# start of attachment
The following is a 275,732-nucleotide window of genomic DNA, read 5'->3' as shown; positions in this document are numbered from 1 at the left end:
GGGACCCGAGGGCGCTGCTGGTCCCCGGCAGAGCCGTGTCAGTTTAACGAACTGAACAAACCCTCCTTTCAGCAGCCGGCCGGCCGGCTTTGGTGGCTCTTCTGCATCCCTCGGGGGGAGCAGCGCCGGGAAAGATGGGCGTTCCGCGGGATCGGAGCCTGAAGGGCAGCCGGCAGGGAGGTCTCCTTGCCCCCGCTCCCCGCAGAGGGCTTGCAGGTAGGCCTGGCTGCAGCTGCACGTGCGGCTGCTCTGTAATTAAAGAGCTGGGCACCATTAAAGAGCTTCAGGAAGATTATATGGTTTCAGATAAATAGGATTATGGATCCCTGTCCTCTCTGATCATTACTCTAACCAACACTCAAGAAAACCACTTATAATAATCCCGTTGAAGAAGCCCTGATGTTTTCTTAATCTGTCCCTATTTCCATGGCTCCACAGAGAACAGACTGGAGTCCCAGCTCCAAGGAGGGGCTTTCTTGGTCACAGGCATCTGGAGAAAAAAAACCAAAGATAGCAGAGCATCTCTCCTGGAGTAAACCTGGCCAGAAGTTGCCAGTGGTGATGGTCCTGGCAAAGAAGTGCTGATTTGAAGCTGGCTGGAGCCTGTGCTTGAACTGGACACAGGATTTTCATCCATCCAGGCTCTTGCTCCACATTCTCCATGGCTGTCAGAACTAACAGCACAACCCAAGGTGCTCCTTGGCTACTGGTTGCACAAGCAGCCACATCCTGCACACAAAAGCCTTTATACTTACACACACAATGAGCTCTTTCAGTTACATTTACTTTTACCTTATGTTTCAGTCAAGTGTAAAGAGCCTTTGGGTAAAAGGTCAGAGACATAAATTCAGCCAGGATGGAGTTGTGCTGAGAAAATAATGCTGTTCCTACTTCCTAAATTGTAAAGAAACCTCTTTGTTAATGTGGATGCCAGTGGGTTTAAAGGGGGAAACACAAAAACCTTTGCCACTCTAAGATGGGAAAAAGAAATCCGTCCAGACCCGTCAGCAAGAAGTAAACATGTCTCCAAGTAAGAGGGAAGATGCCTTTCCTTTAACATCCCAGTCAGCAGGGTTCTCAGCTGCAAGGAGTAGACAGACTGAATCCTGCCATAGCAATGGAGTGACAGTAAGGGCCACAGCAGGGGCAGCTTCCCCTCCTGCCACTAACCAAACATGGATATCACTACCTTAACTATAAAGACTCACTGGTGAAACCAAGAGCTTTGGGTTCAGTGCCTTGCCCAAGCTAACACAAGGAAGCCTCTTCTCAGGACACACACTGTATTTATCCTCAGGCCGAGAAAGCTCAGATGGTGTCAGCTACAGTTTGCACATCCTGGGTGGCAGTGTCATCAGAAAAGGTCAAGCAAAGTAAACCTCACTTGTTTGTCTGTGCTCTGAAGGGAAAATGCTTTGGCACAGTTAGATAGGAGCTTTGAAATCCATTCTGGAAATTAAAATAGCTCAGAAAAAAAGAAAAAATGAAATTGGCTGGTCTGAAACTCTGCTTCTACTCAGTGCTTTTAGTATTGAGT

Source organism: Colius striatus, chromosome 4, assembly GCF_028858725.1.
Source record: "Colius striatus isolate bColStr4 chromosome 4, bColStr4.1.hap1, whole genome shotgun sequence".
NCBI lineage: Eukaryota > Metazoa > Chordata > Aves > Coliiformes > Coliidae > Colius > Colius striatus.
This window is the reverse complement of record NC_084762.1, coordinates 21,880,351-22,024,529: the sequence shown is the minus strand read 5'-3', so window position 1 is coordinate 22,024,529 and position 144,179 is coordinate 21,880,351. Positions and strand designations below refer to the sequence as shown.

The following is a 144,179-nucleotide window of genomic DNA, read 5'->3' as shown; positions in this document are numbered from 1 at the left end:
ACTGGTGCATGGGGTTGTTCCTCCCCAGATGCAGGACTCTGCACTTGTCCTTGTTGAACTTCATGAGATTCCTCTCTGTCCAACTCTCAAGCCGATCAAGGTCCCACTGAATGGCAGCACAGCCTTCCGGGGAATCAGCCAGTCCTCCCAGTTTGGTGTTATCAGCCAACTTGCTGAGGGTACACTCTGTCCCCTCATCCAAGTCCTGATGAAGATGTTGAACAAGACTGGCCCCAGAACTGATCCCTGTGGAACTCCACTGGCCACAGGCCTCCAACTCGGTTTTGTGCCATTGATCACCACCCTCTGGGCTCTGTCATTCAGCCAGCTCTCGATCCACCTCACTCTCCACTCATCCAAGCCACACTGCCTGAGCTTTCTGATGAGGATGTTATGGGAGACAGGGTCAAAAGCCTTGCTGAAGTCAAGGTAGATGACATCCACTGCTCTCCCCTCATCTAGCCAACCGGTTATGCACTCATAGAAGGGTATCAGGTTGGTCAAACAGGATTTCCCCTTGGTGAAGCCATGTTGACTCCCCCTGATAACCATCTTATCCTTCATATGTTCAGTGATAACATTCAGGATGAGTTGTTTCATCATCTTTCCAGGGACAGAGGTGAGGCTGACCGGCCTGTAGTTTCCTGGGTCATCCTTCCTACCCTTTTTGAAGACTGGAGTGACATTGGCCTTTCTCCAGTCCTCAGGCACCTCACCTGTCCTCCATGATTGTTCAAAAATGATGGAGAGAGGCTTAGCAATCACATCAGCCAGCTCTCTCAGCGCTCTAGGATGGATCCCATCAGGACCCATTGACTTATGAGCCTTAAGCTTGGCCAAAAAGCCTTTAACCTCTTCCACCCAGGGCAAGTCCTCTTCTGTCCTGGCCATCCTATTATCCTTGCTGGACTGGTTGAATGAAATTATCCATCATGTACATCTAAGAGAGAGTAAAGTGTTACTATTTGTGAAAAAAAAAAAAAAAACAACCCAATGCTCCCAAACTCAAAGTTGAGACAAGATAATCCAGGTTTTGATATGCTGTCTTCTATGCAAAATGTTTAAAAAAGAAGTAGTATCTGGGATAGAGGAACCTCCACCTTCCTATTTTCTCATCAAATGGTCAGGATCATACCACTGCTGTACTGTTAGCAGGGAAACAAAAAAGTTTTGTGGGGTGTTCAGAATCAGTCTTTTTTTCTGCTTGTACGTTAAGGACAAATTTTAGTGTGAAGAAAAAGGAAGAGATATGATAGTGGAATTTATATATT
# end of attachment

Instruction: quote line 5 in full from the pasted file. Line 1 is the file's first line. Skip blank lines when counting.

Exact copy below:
NCBI lineage: Eukaryota > Metazoa > Chordata > Aves > Coliiformes > Coliidae > Colius > Colius striatus.